Life After OTC

Robert Brand Part 4

by Robert Brand

So far I have not had anyone else telling me what they are up to after OTC so I will update you on some very new developments in my life. Yes, new in the last few weeks.

Life takes some pretty interesting turns and my headlong rush into the space sector only started 3 years ago as mentioned. We all had something to do with Space missions for NASA or ESA, whether you were in Accounts or Ops. It was what OTC did, but it was the terrestrial and satellite side. The OTC guys that came the closest to the space work I am talking about were the Telemetry, Tracking and Command (TT&C) guys at Carnarvon. It may have had a slightly different name, but essentially it was providing services to the space community to track, transfer data and control spacecraft.

Four months ago I attended Spacefest as a speaker talking about the advances in Do-It-Yourself Space activities that I was involved in. Nick Howes (with me in the top photo – right side), an astronomer from the UK sat in on my talk where I mentioned my activities with balloon missions around the world at over 100,000 ft. That is 30km and 1/3 the way to space. Yesterday I published a few pictures from a recent high altitude weather balloon flight and mentioned that it was for a Mars mission.

I am pleased to say that the Mars mission is “Median”, a UK based Mars project to sniff out biologically produced methane on Mars and there is probably about 8 years of work ahead to get this going and a lot of “go / no go” gates along the way. It is scheduled to ride on the back-shell of a future Mars Rover and be deployed after the Rover has left the back-shell. If you ever watched the video “7 Minutes of Terror”, that would be about 5 minutes into the landing sequence.

At that point a number of Median probes will be jettisoned from the back-shell and soft land on Mars. So what did I do to get involved. Well it seems that the UK team had the methane sensors and that is all they had. They lacked a soft landing system that would disperse the probes as they would only be 2km off the ground when ejected! They also lacked a radio system and they lacked a positioning system. It seems the academic people they asked did not have an answer and the game was almost over.

I am happy to say that I was able to provide a soft-landing system within the first hour and by evening I had the ideal radio system and even a positioning system based on sonar bouy “pings”.

The bid had to be in within 3 days and we were up against a massive deadline. 4 months have now passed and I am happy to say that the project has begun and finally been announced publicly about a week ago. The wonderful Jane MacArthur (above) is the mission lead and I am so happy to be involved in such an adventure. If anyone is interested, you can download the press release (UK English version) below yourself and read about a number of projects, but I have added the median story under the link below:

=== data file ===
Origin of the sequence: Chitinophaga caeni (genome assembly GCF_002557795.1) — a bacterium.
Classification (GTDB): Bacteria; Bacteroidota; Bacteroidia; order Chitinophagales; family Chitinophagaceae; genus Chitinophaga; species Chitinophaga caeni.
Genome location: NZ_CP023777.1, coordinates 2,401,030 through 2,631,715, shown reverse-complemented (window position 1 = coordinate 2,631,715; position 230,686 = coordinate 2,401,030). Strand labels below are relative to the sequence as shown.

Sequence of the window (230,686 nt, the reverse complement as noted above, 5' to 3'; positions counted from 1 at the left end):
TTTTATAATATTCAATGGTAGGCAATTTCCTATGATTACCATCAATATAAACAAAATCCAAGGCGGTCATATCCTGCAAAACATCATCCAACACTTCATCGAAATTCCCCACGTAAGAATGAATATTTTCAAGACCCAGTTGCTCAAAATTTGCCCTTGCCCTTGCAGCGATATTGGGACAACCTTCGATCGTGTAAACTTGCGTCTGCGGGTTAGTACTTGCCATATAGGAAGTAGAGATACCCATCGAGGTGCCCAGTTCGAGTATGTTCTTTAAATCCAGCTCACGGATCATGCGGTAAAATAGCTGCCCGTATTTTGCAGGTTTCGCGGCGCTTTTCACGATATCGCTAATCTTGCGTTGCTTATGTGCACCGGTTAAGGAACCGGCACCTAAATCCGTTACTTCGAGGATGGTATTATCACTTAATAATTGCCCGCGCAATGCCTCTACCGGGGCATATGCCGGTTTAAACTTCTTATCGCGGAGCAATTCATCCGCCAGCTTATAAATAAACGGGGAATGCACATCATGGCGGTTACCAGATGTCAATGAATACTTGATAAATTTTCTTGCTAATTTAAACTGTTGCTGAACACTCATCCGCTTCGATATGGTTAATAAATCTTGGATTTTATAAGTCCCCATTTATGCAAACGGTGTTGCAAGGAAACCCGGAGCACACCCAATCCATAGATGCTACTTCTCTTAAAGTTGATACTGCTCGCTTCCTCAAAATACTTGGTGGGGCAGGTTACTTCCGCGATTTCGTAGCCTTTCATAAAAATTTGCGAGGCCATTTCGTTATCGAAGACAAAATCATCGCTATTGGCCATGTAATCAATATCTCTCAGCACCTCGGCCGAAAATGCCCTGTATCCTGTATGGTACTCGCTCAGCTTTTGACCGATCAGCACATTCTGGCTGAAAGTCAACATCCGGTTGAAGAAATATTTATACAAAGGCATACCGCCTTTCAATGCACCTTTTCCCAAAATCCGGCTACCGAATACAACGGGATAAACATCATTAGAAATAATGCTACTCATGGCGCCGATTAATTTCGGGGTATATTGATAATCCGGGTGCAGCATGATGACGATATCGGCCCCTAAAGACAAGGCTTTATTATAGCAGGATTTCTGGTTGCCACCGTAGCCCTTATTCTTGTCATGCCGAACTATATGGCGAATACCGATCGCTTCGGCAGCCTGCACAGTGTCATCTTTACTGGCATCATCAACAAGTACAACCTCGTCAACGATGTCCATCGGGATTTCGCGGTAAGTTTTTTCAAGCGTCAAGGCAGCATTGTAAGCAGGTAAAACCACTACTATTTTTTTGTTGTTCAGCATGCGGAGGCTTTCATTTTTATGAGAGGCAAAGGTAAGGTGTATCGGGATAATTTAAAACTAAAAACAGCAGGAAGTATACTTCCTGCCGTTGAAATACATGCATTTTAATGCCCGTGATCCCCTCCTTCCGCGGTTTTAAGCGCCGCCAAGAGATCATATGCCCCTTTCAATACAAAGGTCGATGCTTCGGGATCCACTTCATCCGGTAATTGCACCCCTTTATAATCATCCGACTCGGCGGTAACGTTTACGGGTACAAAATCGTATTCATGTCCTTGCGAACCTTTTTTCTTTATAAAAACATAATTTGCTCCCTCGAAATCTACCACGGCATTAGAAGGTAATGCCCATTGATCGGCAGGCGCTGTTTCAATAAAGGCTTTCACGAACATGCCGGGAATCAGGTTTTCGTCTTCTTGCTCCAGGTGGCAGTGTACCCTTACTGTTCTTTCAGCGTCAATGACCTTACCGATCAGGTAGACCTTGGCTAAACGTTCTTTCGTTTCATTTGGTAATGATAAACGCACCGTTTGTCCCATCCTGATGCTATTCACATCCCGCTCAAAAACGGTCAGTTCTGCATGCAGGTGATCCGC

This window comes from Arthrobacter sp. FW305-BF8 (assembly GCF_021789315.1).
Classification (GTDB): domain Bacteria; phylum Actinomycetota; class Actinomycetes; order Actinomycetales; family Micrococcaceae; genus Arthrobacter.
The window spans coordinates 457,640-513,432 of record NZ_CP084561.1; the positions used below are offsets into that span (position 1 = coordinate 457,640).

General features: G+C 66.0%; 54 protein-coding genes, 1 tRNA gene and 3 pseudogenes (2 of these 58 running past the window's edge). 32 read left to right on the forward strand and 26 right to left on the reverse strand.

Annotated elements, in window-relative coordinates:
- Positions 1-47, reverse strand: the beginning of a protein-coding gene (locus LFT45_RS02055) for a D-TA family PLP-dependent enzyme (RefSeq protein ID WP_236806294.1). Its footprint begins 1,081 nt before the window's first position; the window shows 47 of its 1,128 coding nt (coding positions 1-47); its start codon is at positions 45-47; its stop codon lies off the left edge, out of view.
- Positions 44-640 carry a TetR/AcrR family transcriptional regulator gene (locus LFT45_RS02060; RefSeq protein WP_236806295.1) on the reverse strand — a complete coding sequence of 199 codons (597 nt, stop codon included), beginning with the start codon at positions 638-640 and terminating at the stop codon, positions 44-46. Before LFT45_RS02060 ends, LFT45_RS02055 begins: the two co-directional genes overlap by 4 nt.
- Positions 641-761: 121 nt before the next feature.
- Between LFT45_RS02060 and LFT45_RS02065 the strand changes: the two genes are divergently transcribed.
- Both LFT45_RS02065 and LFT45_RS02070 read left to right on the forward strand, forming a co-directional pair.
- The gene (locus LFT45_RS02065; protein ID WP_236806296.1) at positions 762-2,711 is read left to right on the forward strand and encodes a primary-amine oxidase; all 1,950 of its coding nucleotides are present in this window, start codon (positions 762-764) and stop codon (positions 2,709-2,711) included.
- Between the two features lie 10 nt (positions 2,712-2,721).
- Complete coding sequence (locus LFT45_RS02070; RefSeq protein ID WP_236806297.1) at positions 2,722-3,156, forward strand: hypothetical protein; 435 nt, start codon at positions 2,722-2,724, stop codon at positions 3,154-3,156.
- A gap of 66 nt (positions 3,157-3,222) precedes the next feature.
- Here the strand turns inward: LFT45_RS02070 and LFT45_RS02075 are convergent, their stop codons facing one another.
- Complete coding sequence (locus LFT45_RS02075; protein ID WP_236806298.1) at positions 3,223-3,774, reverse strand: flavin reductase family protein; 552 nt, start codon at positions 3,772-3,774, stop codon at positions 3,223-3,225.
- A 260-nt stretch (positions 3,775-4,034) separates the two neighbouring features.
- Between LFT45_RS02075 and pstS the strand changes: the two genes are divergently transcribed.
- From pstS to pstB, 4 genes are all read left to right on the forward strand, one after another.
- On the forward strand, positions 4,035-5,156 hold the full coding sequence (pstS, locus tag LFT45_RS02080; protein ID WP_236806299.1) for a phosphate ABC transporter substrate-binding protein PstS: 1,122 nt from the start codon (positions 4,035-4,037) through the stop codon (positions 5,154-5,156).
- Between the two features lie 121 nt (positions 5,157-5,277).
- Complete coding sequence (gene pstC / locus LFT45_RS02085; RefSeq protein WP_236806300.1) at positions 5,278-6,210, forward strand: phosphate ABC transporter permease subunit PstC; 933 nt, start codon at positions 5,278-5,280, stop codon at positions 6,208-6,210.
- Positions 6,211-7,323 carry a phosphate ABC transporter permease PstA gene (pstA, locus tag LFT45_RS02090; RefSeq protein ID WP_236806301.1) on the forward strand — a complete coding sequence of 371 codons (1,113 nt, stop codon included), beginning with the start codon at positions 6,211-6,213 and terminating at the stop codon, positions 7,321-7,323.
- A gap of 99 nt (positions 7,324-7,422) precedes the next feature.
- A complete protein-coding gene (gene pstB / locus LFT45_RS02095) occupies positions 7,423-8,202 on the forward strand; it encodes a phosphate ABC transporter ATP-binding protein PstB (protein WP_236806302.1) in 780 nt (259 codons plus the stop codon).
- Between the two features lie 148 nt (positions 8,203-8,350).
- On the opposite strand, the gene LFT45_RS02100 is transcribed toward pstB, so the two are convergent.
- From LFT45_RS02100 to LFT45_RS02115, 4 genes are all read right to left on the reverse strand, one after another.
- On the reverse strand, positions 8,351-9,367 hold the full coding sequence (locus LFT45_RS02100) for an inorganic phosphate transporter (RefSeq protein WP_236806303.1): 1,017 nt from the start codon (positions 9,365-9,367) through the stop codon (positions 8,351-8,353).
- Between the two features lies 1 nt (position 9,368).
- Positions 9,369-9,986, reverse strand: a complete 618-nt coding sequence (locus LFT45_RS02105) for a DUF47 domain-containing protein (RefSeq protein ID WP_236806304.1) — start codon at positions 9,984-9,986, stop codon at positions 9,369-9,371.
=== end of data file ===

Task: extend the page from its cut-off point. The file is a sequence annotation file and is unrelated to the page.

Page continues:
Stage one has funding and it is a test in Morocco at a Mars simulation site.


Methane detection by in-situ analysis with nano landers.

Image rights: Ron Miller

This experiment aims to demonstrate the feasibility of detecting and obtaining a positional reference location for a methane source using data from three small “nano-landers.” This will in turn demonstrate the possibility of using low cost landers to conduct surface science in association with a large-scale lander mission.

Our vision for a full-scale mission is to deploy 20 nano-landers from altitude on Mars after separation of the primary lander’s backshell. The landers would use balloon assisted landing to reach the surface, transmitting data back to the primary lander for uplink to an orbiter and then to Earth. The methane detection would assist in guiding the primary lander, conceived to be a rover, to potentially interesting methane hotspots. This matrix of triangulated smaller scale landers with integrated location and transmission systems should be able to map and precisely determine the location of a local methane “hotspot,” with the landing site initially chosen from wider scale methane emission readings already observed from the Mars orbiters.

Our three detectors will be placed in a simulated scaled down “drop” position in the Moroccan desert with a methane emitter and varied over the three-week simulation. We aim to determine the location of the emitter from analysing the 12-hour data readings stored on SD cards by the three arduino-based methane detectors in known locations. Heat and wind sensors will be utilised to determine weather effects on the detection process. Post phase data analysis will aim to demonstratethe viability of this method for
localising the approximate position of the methane source.

To see the image of the experiment (above) expanded, click on it once. Use the browser back function to return to the exOTC side.

The second announcement was mentioned in an earlier post as I have taken on the paid role of Director of Spacecraft Communications (and Navigation) for an attempt on the Google Lunar X Prize. To land a Rover on the moon and bring back High Definition TV video as it drives 500 metres. life is interesting to say the least!

3 thoughts on “Life After OTC

  1. Great story – I spent 8 fantasitc years at OTC the 80’s progressing from trainee techncian to TO2 at Doonside and lived on site for a while. Fun times and a great experience I will cherish forever. Keep the stories coming – great stuff

  2. I just love the multidisciplinary ability that OTC gave me. It was a place where if you could do something, they let you. Initially it was within your sector, but eventually it expanded to a very open attitude before it collapsed in on itself with deregulation. Well from my perspective it did, despite my rather bad experience at Broadway.

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